Yudof might

Robin Huiras

It was made apparent during recent discussions about renovating Coffman Union that $37.5 million means a lot to University students. But reasons for spending this much money were validated with the project’s approval, and next winter the year-and-a-half-long undertaking will begin.
In a building for the students and funded by the students, Coffman officials expect the building of the future to be filled with student-orientated spaces. Among other things, more meeting rooms, lounging areas and study spaces will be added.
But last month a suggestion by University officials put forth an idea that would make the student union less about students and more about administration. At the Board of Regents’ February meeting, former Regent Tom Reagan mentioned improving upon University President Mark Yudof’s office space and moving it to Coffman.
If improving means buffing up, what better space to house the president and his staff than shiny, new Coffman? But in a building created specifically for students, what is the price to be paid?
Easy access
Although no decisions have been made about moving offices for the president and his staff, and conversation has been theoretical, a main motivation behind the move would be to improve students’ access to the president.
Nikki Kubista, president of the Minnesota Student Association, said if the goal is for him to be more in touch with the students, the idea is appealing. However, close proximity doesn’t mean more access. Moving the president may not be the best way to achieve student accessibility, Kubista added.
Seeing the president face-to-face on any normal day is not as easy as it seems. His calendar usually fills several months in advance.
Gail Eckel, executive secretary to the president, creates his daily calendars. She said he has an open door policy for the students in the classes he teaches, but other students must make an appointment.
On average, the president has six to eight appointments per day. And every person or group penciled in on his calendar must be pre-approved to be seen by him.
“It would be neat to have the president in the union for more interaction. He’s good at it but doesn’t have the time,” said Scott Roethle, student representative to the regents on the Minneapolis campus.
And although Yudof would be closer to the student body, his direct staff will be far from the provost and the Board of Regents, who will find accommodations in the Gateway Center after its completion.
Speaking on Yudof’s behalf, assistant to the president Joyce Wascoe said remaining near the provost and other University administrators is a main reason for remaining in Morrill Hall. The president’s provosts and their staffs would have to follow Yudof if the move materializes, she added.
Space Concerns
A second reason for remaining in Morrill Hall is the space issue. Even after renovations, the available space in Coffman could not house everything for which his current offices allow, Roethle said.
However, student representative to the regents Jennifer Molina said Yudof’s office space in Morrill Hall occupies only about one-third of the second floor.
“By no means is the president imposing a move on Coffman,” Molina said.
After the renovations, the top two floors of Coffman, now occupied by the campus club, are tentatively slated to house Coffman’s administration. This move will free up the second level for student use.
If Yudof and his staff move in, student areas would be decreased, conflicting with the goal to increase the amount of student space in the union.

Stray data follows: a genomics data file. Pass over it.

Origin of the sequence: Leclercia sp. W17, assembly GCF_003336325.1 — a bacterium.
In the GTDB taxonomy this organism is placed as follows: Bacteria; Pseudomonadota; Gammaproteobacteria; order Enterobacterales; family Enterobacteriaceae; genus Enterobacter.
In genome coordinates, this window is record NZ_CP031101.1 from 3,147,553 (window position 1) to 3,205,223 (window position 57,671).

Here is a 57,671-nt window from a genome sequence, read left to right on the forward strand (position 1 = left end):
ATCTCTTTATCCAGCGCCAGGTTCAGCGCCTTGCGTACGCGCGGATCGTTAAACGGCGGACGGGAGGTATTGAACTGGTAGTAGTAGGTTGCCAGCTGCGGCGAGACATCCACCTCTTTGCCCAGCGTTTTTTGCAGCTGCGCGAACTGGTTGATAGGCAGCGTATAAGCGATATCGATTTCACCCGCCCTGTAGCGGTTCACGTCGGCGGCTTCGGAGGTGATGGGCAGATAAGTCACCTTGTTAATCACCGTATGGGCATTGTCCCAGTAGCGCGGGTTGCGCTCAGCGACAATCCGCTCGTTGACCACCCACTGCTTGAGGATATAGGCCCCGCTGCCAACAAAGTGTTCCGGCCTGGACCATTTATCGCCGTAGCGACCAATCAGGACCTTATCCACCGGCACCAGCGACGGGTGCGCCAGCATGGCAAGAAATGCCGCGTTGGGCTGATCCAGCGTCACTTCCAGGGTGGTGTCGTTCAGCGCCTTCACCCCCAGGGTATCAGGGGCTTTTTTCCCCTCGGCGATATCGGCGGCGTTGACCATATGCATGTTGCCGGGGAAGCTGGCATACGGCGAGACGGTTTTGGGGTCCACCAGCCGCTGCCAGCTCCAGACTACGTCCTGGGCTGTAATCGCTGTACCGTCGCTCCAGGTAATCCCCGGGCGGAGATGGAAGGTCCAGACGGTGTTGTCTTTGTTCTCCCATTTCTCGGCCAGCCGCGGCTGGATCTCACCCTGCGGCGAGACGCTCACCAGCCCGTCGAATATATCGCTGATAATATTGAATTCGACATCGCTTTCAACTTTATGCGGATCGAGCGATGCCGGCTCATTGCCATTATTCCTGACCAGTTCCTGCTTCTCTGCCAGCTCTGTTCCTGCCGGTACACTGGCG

Maggie Towle, director of Coffman, said although the final figures and allotments haven’t been determined by Coffman’s Building Advisory Committee, a high priority has been put on adding more areas for student organizations, lounge areas, food courts and general student space.
“If (moving) is feasible, go for it,” said Jorg Rivera, president of Coffman’s Board of Governors. But the students need to want it, he added.
Comprised mainly of students, Coffman’s Board of Governors and the Building Advisory Committee make the decisions of who and what will go where in the union. Nobody has officially presented Yudof’s potential move to either group. Additionally, student groups like MSA and the cultural centers haven’t begun serious dialogue on the issue with the president’s staff, Molina said.
“The preliminary concept design doesn’t even include it,” Rivera said.
Towle said during spring quarter the groups will meet to formulate more permanent plans. Outside groups wanting a part of Coffman’s space need to present their ideas to the teams during spring quarter for the ideas to be considered.
“It’s not a now or never thing,” Molina said. If student groups decide they want the president in Coffman, it could happen even after space allocations are made, she added.
Paying rent
If Yudof’s move is approved and plans are made, the issue of price also comes in to play.
All University departments housed in Coffman pay a monthly rent. Also, paying for the move would be a problem because the University cannot use state funds for renovations in nonacademic buildings.
But University officials say if the move were to materialize, outside funds could be used.
Regent David Metzen said administration would have to pay for it if they are going to use it. “Nothing is going to come for free,” he said.
Towle said she is certain the president would pay for the space he used.
“I don’t think there’s any way Yudof would expect to use space paid for by student services fees dollars,” Towle added.
The only clear point in all of the uncertainty surrounding this issue is that it needs to be looked at more closely.
Yudof said it is something the students need to decide. It is, after all, a student union.